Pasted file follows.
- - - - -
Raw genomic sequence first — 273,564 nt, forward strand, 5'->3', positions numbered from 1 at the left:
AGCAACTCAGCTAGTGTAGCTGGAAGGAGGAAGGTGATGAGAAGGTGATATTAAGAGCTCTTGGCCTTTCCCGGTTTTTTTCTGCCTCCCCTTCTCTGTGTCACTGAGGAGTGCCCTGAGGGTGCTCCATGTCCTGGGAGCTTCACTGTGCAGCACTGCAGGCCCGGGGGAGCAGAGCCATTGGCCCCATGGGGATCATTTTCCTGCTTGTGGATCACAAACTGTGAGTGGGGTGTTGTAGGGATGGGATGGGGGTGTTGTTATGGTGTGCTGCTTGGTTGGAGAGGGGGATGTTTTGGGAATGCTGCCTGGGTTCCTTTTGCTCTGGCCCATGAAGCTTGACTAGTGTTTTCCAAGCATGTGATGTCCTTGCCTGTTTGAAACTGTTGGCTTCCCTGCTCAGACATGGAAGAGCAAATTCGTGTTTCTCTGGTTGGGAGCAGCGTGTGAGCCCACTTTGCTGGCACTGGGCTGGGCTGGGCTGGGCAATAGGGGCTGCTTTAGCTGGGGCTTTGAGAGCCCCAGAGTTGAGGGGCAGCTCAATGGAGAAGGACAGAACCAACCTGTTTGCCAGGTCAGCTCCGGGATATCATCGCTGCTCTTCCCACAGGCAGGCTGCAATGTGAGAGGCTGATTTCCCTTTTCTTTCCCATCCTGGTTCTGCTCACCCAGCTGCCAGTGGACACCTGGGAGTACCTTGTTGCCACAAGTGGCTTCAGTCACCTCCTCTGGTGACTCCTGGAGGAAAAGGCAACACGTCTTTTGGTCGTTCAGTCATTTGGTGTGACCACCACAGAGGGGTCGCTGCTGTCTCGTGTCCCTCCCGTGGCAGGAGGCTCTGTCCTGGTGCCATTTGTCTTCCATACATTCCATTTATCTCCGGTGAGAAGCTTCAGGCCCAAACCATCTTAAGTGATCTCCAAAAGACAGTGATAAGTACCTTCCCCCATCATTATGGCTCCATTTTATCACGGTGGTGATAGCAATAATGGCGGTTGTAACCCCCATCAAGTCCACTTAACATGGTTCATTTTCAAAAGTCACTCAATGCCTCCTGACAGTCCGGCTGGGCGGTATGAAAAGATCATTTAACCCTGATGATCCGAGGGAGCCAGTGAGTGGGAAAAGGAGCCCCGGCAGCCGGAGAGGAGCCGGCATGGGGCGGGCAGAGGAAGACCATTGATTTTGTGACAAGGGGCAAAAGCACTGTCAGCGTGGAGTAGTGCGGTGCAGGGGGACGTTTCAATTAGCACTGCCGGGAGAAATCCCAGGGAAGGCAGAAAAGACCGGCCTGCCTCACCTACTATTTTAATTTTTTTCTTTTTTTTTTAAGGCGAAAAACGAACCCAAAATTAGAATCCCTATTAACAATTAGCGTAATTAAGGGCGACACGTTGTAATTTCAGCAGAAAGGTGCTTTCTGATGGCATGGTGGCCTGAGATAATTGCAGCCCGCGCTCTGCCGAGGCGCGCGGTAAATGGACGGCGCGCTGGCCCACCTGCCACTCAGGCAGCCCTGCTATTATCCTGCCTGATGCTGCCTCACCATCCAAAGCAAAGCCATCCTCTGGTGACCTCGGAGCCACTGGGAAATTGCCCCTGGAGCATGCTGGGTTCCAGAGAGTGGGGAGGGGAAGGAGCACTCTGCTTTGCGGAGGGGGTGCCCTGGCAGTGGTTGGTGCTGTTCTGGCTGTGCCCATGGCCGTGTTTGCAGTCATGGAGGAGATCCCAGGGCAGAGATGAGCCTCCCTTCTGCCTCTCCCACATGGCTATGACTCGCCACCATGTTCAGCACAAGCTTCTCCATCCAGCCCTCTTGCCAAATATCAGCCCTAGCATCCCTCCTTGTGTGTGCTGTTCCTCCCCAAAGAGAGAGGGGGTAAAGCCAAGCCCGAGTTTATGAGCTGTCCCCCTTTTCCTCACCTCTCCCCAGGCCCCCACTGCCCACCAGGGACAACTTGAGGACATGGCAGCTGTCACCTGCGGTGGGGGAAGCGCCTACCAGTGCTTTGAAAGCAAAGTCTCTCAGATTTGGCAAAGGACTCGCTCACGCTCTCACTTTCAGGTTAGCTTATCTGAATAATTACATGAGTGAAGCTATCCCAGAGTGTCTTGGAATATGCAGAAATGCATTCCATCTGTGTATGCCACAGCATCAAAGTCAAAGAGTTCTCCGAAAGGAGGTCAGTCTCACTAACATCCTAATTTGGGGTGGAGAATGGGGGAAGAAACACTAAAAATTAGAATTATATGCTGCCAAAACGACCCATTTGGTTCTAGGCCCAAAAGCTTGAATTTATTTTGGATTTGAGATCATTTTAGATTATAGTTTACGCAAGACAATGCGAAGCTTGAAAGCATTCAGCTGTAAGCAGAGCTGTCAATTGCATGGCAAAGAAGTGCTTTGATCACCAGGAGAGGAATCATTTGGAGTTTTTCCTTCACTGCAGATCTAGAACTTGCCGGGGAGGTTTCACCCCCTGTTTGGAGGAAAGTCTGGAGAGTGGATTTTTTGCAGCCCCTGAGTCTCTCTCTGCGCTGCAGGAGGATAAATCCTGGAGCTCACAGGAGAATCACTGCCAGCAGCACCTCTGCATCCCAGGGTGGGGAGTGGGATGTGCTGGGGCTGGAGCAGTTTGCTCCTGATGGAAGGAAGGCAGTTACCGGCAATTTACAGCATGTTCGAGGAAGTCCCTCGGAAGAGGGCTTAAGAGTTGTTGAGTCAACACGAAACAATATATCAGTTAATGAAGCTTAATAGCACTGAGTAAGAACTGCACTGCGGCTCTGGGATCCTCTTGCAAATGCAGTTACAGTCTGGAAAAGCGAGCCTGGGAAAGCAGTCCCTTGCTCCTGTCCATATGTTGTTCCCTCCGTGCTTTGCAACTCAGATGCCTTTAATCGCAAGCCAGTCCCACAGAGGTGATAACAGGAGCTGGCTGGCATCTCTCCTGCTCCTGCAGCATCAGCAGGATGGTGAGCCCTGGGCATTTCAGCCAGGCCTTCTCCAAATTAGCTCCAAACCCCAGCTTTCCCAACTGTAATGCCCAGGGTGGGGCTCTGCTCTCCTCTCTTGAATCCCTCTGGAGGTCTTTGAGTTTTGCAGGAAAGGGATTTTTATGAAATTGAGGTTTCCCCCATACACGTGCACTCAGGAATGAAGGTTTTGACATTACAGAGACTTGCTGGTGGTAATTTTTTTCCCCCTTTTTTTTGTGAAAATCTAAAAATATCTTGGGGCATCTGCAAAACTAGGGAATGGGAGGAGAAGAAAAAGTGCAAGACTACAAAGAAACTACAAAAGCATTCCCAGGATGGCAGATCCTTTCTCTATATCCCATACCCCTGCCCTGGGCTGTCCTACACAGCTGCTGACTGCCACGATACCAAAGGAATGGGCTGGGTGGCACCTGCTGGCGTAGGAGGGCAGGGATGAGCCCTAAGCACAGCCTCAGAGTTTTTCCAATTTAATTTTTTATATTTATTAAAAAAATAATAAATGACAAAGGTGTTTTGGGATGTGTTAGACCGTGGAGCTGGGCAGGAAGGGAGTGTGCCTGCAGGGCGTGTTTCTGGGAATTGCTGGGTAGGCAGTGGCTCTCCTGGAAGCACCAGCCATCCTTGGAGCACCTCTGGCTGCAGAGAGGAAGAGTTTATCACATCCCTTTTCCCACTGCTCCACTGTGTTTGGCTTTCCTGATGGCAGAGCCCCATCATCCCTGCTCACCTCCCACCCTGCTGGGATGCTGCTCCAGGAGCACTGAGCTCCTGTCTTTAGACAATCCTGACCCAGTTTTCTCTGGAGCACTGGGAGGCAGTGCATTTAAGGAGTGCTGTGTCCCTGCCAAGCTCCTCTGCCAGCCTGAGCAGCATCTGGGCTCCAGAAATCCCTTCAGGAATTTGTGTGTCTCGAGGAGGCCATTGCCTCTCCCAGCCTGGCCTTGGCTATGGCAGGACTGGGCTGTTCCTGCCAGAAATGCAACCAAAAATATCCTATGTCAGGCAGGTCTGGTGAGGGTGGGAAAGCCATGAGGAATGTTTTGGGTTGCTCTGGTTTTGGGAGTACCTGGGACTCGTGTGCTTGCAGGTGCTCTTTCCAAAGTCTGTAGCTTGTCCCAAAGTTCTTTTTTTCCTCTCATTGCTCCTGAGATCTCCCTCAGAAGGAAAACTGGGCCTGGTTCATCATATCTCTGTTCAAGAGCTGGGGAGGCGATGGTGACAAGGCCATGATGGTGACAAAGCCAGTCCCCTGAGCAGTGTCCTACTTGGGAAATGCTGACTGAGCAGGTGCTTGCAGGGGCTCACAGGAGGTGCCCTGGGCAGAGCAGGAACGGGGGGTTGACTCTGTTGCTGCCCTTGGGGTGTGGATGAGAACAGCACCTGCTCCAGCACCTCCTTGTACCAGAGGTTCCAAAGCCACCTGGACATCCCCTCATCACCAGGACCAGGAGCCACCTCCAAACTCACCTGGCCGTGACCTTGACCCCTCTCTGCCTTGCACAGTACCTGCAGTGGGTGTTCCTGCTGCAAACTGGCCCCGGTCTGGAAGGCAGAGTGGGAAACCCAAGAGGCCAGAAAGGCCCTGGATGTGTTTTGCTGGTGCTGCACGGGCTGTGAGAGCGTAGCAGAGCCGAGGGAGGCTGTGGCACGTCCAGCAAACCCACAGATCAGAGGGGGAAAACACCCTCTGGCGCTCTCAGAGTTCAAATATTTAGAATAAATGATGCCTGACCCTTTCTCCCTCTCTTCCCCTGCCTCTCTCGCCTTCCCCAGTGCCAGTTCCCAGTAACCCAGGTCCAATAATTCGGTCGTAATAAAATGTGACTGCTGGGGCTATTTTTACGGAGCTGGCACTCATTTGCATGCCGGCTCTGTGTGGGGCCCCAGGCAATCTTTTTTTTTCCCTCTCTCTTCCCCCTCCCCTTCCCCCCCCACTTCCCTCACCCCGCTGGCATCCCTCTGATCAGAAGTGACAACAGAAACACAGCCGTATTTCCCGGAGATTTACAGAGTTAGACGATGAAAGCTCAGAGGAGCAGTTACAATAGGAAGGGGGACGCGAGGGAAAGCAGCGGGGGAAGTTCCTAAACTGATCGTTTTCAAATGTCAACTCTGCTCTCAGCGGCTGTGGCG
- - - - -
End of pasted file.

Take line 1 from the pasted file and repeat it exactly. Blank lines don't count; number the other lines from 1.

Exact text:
Raw genomic sequence first — 273,564 nt, forward strand, 5'->3', positions numbered from 1 at the left: